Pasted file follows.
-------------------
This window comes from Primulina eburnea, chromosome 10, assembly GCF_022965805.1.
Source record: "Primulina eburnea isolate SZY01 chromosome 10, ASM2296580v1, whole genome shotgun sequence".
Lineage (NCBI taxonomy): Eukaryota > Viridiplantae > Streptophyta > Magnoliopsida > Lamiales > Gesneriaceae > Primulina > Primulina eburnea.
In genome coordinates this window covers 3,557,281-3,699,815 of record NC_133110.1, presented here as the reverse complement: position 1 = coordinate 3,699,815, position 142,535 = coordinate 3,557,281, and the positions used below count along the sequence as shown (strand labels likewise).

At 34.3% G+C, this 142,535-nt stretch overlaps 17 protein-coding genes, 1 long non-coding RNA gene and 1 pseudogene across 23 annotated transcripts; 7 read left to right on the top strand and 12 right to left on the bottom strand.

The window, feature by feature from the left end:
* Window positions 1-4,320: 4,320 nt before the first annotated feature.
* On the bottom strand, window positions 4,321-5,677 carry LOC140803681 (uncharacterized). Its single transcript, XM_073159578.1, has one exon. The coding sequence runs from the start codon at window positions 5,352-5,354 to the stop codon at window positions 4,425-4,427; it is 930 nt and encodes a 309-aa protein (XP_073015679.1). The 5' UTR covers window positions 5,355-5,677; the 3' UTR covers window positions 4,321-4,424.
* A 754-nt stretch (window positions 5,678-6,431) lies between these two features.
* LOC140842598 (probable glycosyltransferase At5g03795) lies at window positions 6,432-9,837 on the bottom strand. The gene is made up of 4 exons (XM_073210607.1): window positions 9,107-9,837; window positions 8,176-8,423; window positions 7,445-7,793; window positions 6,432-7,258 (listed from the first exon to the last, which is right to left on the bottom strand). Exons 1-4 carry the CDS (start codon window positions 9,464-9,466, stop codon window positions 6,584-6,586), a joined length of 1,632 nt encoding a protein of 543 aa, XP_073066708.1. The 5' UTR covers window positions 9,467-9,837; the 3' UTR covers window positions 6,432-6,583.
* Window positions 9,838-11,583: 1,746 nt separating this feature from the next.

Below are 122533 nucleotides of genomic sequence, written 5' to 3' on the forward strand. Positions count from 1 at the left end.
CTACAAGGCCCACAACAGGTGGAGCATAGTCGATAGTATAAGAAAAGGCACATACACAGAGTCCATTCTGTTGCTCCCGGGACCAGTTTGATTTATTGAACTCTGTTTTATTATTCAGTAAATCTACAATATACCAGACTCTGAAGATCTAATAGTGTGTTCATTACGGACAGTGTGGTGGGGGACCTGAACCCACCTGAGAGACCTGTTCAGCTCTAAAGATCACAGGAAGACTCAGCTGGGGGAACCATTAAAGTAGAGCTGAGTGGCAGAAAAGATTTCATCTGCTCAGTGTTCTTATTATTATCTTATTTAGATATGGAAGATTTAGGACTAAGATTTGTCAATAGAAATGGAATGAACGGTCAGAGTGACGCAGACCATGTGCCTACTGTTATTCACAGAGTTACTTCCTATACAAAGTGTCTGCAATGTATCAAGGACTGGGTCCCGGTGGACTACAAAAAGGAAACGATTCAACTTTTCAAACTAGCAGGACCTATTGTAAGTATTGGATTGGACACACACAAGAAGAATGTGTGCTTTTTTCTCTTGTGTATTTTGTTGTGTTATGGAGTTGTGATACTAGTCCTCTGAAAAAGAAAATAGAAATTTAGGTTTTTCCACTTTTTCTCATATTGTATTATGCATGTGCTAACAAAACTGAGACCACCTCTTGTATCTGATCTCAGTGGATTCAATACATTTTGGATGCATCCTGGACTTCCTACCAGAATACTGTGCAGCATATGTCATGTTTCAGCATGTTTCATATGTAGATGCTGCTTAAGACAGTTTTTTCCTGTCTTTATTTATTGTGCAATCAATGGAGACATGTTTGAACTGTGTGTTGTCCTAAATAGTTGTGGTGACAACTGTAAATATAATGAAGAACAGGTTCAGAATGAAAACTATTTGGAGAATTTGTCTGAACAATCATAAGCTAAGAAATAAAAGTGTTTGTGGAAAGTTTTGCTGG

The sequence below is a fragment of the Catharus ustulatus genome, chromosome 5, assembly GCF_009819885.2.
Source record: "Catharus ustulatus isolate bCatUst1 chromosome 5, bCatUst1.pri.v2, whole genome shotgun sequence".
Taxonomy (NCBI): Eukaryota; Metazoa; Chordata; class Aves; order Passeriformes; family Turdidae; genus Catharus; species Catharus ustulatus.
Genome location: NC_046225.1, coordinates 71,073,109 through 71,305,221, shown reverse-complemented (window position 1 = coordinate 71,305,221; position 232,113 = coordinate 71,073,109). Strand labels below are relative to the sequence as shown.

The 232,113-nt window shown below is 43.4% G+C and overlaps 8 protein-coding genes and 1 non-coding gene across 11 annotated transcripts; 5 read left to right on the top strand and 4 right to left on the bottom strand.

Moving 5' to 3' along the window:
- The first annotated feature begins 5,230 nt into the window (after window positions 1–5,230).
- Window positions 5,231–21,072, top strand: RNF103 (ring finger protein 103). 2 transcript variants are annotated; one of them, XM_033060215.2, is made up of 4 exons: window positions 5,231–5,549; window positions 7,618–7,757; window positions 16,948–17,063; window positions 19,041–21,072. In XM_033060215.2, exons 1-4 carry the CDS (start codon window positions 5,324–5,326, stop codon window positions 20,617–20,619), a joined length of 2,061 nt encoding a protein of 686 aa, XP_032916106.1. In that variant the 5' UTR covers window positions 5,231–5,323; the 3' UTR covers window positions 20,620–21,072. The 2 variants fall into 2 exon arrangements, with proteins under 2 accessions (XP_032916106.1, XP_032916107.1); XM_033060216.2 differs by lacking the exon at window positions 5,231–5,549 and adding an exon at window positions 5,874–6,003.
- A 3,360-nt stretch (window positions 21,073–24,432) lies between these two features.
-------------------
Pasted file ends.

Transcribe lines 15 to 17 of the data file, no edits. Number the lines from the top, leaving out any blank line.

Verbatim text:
Source record: "Catharus ustulatus isolate bCatUst1 chromosome 5, bCatUst1.pri.v2, whole genome shotgun sequence".
Taxonomy (NCBI): Eukaryota; Metazoa; Chordata; class Aves; order Passeriformes; family Turdidae; genus Catharus; species Catharus ustulatus.
Genome location: NC_046225.1, coordinates 71,073,109 through 71,305,221, shown reverse-complemented (window position 1 = coordinate 71,305,221; position 232,113 = coordinate 71,073,109). Strand labels below are relative to the sequence as shown.